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Associated Press, Published October 01 2012

Survey suggests little economic growth in Midwest

OMAHA, Neb. — Little or no economic growth is likely this year in most of the nine Midwest and Plains states covered by a survey of business leaders, but the booming oil business will continue to drive growth in North Dakota and Oklahoma, according to the report released Monday.

The region's overall economic index improved to a weak 50.4 in September from August's 49.7.

Any score above 50 suggests economic growth in the months ahead, while a score below 50 suggests a decline. North Dakota's state economic index hit 61.6 in September, and Oklahoma's registered 56.6 thanks to the oil boom.

Creighton University economist Ernie Goss, who oversees the survey, said concerns about U.S. fiscal policy, the elections, inflation and Europe's economic turmoil slowed the economy.

“Supply managers, much like the entire business sector, remain very pessimistic regarding future economic conditions,” Goss said.

The survey covers Arkansas, Iowa, Kansas, Minnesota, Missouri, Nebraska, North Dakota, Oklahoma and South Dakota.

The region's employment index remained negative, slipping to 46.1 in September from August's 49.5. Goss said that's the lowest jobs index since the recession ended in 2009.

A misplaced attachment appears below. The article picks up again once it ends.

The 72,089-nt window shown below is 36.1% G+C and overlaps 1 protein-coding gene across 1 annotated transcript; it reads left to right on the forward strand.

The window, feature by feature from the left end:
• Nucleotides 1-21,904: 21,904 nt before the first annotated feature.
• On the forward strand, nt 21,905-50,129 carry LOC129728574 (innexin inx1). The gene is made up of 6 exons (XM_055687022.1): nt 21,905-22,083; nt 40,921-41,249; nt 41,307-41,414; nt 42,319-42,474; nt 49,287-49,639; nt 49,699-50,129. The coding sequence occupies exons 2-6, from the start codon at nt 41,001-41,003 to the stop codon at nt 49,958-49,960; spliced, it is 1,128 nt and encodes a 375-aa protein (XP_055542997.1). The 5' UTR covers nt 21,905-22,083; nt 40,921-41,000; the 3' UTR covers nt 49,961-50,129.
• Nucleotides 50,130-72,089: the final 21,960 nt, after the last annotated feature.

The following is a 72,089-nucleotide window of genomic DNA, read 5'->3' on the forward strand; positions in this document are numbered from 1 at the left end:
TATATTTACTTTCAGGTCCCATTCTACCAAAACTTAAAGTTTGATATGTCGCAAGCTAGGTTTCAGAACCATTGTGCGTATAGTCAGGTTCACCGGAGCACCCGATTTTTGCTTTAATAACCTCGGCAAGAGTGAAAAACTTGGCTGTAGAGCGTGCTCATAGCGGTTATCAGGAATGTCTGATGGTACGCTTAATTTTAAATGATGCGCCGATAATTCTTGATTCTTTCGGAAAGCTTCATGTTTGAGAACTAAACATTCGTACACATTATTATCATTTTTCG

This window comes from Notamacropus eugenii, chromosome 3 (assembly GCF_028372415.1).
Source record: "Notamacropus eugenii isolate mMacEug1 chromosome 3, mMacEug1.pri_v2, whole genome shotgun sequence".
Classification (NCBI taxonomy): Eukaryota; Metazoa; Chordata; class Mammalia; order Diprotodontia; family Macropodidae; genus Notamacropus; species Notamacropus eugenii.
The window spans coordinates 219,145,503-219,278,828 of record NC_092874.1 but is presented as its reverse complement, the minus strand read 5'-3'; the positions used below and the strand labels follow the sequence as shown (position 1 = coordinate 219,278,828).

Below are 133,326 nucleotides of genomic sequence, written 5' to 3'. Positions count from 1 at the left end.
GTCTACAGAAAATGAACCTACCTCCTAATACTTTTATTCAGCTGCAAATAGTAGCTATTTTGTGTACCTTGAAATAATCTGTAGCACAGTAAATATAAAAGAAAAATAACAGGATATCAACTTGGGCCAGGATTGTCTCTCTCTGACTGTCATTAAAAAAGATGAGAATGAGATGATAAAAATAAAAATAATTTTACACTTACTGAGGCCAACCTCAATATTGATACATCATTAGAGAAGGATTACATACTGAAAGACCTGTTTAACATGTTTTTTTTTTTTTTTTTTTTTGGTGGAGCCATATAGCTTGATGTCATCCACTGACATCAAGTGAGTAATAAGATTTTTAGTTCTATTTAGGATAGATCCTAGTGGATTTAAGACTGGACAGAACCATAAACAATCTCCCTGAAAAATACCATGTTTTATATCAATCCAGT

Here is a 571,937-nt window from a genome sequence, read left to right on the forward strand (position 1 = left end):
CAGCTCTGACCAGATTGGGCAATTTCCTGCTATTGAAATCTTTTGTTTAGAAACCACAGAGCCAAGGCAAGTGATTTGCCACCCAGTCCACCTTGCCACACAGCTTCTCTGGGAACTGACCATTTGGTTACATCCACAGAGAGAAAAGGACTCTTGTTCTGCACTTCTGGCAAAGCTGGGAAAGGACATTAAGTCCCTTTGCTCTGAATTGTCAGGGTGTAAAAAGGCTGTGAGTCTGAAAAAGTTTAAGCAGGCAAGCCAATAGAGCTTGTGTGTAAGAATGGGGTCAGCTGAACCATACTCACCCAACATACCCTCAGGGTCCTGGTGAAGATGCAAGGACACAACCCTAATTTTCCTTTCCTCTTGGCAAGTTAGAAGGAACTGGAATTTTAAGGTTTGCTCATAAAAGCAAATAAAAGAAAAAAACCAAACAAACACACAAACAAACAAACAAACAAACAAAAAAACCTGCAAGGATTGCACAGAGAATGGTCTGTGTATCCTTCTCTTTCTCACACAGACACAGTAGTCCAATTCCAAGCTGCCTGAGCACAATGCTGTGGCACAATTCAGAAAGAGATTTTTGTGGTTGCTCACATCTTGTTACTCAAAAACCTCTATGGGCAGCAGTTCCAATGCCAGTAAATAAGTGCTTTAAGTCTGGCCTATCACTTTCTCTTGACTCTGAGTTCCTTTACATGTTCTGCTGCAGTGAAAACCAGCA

“I expect the regional economy to lose both manufacturing and non-manufacturing jobs, albeit at a slow pace, in the final quarter of 2012,” Goss said.

Job gains in North Dakota, Oklahoma and Iowa will be offset by job losses in the other six states, he predicted. While strength in the energy industry is fueling growth in North Dakota and Oklahoma, Iowa is growing mostly because of strong manufacturing performance.

The prices-paid index increased to 66 in September from August's 65.2, suggesting inflation ahead.

“The combination of drought conditions and the Federal Reserve's easy or cheap money policies are driving the wholesale level higher,” Goss said.

The confidence index, which measures how optimistic business leaders are about the next six months, registered 44.7 in September. That was slightly better than August's 44.3.

The inventory index grew to 49.2 in September from August's 47.3. That suggests that the decline of inventory levels in the region is slowing.

The export order index increased to 48.7 in September from August's 48.3. The import index declined to 48.9 from August's 51.4.

“Given the importance of exports to past regional growth, the downturn in new export orders is another factor that will contribute to a final quarter that is lackluster,” Goss said.

Other components of the September index were: